Who cares about the Champions League?

A stale competition between mega-rich clubs, the loss of the Champions League from terrestrial screens is no great tragedy.

Duleep Allirajah

Topics Politics

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So, BT Sport has won the Champions League TV rights. Is it a good thing or bad thing? It’s clearly a massive coup for BT. However it also means that Britain’s football-obsessed couch potatoes will no longer be able to watch the Champions League on terrestrial TV. It’s bad news, too, for BSkyB, ITV and Adrian Chiles. As for me, however, I’m in the couldn’t-give-a-monkey’s camp. Not bothered in the slightest. I couldn’t care less if Al Qaeda had bought the rights. The Champions League has lost its lustre for me.

Nobody saw BT Sport’s mega-bid coming. Certainly not BSkyB who were blown out of the proverbial water by BT’s whopping £897million bid, which, to quote BSkyB, was ‘far in excess’ of their own valuation. BSkyB says that it wasn’t prepared ‘to pay over the odds’ for the rights – the BT bid was double the amount BSkyB and ITV paid for the current deal. Is BT on course for a repeat of the ITV Digital disaster? Until we know their pricing model or see how viewing figures hold up, it’s difficult to call. It’s possible that BT is using the deal to protect its share of the broadband market. Or perhaps it’s a more ambitious statement of intent that BT is ready to slug it out with BSkyB for domination of the pay-TV market.

Should football fans really give a toss about a commercial face-off between two telecoms giants? Of course not. The new deal is clearly a blow for ITV who will lose the rights to show European games on terrestrial TV. But is it bad news for football fans? There will be some free-to-air matches on TV, though exactly how many is unknown – BT Sport has only made a commitment to show one game a season involving an English club free-to-air. Gavin Patterson, BT’s chief executive, claims that ‘European football will be far more accessible and affordable with BT’. But until the company announces how much customers will have to pay, either on TV or online, it’s something of an empty boast.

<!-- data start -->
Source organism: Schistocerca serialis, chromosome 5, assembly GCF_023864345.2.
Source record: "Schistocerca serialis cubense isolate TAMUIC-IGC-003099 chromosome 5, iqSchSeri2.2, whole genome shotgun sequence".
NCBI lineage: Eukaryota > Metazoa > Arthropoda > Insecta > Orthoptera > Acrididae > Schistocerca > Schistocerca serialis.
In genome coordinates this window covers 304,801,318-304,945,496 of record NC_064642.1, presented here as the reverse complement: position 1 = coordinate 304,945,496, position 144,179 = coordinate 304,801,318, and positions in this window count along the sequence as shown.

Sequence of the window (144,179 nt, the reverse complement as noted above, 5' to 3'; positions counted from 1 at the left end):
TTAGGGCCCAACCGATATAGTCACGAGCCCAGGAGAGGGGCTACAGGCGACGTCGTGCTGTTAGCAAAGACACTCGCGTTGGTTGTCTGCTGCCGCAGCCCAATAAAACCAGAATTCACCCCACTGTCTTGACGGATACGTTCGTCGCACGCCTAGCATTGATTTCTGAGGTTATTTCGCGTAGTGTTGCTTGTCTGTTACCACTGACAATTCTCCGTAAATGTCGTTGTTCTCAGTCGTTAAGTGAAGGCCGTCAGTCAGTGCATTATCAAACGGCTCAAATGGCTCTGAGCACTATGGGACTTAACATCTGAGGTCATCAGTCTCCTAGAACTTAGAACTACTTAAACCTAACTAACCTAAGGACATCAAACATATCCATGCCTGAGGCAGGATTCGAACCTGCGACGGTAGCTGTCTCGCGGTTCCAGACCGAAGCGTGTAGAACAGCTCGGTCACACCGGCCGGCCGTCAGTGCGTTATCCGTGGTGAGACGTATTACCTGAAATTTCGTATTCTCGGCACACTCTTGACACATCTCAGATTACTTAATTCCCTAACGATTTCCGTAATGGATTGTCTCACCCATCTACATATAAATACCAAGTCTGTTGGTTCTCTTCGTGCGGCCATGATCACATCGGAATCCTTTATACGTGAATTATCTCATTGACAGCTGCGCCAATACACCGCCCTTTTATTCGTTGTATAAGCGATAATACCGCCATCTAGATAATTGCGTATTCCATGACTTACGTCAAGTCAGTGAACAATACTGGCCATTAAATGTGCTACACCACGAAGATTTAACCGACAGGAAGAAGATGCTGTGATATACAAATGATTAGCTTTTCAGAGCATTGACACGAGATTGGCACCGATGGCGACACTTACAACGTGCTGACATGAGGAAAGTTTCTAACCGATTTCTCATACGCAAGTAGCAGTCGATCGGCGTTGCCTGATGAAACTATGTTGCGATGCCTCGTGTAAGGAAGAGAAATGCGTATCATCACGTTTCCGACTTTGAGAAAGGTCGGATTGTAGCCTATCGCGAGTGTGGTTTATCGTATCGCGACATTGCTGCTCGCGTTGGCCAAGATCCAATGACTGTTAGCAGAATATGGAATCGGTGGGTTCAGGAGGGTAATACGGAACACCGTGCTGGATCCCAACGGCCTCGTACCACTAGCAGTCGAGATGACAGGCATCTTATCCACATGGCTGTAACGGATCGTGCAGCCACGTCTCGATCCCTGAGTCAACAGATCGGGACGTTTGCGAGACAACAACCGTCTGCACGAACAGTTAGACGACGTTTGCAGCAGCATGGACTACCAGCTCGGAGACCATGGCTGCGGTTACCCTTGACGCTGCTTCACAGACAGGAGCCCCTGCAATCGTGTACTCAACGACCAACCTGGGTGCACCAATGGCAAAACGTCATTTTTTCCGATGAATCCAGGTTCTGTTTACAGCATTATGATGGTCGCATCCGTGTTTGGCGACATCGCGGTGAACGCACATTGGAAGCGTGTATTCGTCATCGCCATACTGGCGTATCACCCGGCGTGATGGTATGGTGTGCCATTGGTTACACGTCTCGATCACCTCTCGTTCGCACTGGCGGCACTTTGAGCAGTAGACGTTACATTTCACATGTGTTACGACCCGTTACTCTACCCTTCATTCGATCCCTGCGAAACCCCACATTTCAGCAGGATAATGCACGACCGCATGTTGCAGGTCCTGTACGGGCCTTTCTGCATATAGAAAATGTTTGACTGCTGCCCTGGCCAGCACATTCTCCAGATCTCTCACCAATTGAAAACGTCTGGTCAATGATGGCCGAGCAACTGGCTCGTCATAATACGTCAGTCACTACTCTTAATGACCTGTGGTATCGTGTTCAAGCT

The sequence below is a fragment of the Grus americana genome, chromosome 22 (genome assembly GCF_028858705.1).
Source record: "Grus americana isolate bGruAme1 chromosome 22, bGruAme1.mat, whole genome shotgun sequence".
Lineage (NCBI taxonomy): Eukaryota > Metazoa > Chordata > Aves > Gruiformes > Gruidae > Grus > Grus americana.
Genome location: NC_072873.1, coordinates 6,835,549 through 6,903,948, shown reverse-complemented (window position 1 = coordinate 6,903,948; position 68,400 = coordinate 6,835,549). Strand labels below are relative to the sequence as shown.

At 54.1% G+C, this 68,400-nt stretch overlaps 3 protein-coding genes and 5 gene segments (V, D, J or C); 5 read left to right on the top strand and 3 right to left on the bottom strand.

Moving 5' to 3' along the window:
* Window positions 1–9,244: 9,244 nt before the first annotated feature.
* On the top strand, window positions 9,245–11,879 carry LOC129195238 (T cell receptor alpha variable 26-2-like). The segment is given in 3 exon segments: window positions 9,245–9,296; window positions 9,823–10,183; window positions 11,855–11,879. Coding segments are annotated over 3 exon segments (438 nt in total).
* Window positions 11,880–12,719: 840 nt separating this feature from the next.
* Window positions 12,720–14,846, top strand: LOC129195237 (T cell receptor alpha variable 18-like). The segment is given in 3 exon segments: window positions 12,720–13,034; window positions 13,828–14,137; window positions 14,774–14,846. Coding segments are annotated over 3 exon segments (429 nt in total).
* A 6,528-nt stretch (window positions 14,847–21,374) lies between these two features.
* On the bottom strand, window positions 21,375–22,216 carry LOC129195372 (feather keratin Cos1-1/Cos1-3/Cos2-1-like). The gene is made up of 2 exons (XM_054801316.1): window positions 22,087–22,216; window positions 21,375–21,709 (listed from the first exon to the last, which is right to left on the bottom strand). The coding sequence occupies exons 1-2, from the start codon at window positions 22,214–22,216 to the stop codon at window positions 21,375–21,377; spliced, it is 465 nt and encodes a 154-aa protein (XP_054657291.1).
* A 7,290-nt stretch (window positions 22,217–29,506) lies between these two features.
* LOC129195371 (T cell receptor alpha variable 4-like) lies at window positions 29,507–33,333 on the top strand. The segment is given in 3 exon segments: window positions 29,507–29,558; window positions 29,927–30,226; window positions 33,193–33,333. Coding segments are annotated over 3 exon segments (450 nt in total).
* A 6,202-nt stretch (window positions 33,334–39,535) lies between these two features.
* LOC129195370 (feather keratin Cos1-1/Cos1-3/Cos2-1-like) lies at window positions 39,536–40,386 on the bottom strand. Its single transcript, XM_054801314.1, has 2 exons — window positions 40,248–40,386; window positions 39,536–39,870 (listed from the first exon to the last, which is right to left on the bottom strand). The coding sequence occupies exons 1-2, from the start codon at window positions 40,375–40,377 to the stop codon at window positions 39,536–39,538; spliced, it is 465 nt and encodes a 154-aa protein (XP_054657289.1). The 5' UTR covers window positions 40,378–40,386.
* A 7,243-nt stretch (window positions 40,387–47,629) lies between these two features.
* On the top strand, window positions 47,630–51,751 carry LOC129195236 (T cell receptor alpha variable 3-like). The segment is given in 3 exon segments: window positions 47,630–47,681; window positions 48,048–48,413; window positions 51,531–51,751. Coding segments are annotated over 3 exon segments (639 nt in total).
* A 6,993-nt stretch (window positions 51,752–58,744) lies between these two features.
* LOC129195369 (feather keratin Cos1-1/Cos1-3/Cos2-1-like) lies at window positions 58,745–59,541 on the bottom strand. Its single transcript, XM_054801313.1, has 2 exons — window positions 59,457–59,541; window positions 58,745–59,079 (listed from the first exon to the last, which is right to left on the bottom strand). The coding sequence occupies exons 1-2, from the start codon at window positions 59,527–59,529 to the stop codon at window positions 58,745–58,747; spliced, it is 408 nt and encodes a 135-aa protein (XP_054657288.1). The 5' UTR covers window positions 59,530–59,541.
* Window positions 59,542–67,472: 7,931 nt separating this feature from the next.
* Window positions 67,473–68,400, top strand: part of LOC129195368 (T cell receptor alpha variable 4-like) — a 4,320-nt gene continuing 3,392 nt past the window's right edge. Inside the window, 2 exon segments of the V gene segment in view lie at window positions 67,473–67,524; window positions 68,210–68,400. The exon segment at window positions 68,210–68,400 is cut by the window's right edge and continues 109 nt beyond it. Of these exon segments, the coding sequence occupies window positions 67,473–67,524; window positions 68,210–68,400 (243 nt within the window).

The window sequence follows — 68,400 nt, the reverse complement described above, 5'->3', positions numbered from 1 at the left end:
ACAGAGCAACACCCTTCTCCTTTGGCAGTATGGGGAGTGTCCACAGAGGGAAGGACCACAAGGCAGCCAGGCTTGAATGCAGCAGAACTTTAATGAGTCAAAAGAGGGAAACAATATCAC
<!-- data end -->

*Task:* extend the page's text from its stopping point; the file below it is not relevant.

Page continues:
Inevitably, there is a degree of wailing and gnashing of teeth over the loss of Champions League football on terrestrial TV. The Daily Mirror reported that ‘many fans were less than impressed’ – a dramatic claim substantiated by quoting two Twitter posts. Writing in the Telegraph, Jonathan Liew claimed that the battle of the broadcasters ‘risks obscuring the bigger picture, which is that the BT deal banishes regular, live top-class football from terrestrial television, perhaps for good’. Liew also bemoans the social costs of the deal: ‘The poor – a demographic that modern football has little time for in any case – will have to make do with whatever scraps BT sees fit to dangle before them. Football’s new beginning also feels like an end.’ Heart-wrenching stuff. Except my heart isn’t wrenched. Forgive me for really not giving a damn, but it’s hardly the End of Times, is it? We really don’t have an inalienable right to watch football on television. If you want to see a Champions League game, then pay for it. Or go to the pub and watch it. Or find one of those dodgy web feeds and watch it on your laptop. But please, please stop bleating about the rights of fans.

My lack of sympathy for the grieving couch potatoes is only exacerbated by my utter indifference towards the Champions League. Listen, I know it’s the world’s top club competition. And I’m not questioning the quality of the football. I’ll even watch the odd game if I’ve got nothing better to do – which is not very often. But the Champions League group stage goes on far too long and is way too predictable. From time to time, a big club might get eliminated in the group stage, which can be fun. But, in general, the seeded clubs progress to the knock-out rounds without really extending themselves. In effect, the Champions League is 80 per cent cash cow and only 20 per cent football tournament. There used to be something exotic and exciting about the old European Cup. The European teams, the players, the tactical systems – these were all strange and alluring to us. The tournament also felt more open. A Champions League final between Malmo and Nottingham Forest would be inconceivable today. In its early years the Champions League felt novel and exciting. But over time it has become bloated and predictable. The lucrative prize money has created a self-perpetuating elite. The winners are drawn from a diminishing pool of super-rich clubs.

As a BT Sport customer, I should be thrilled at the prospect of Champions League football on my laptop. But I’m not celebrating. Sure, I can admire the excellence of Barcelona or Bayern Munich. But admiration isn’t the same as interest. I have no emotional stake in the Champions League. I don’t really care who wins (as long as it isn’t Chelsea). I can’t summon up any enthusiasm for a tournament which is out of the reach of 95 per cent of English league clubs. And that’s why I’m shedding no tears that it won’t be on terrestrial TV. The Champions League might be the most glittering prize in club football. But it’s dead to me.

Duleep Allirajah is spiked’s sports columnist. Follow him on Twitter @DuleepOffside.

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Topics Politics


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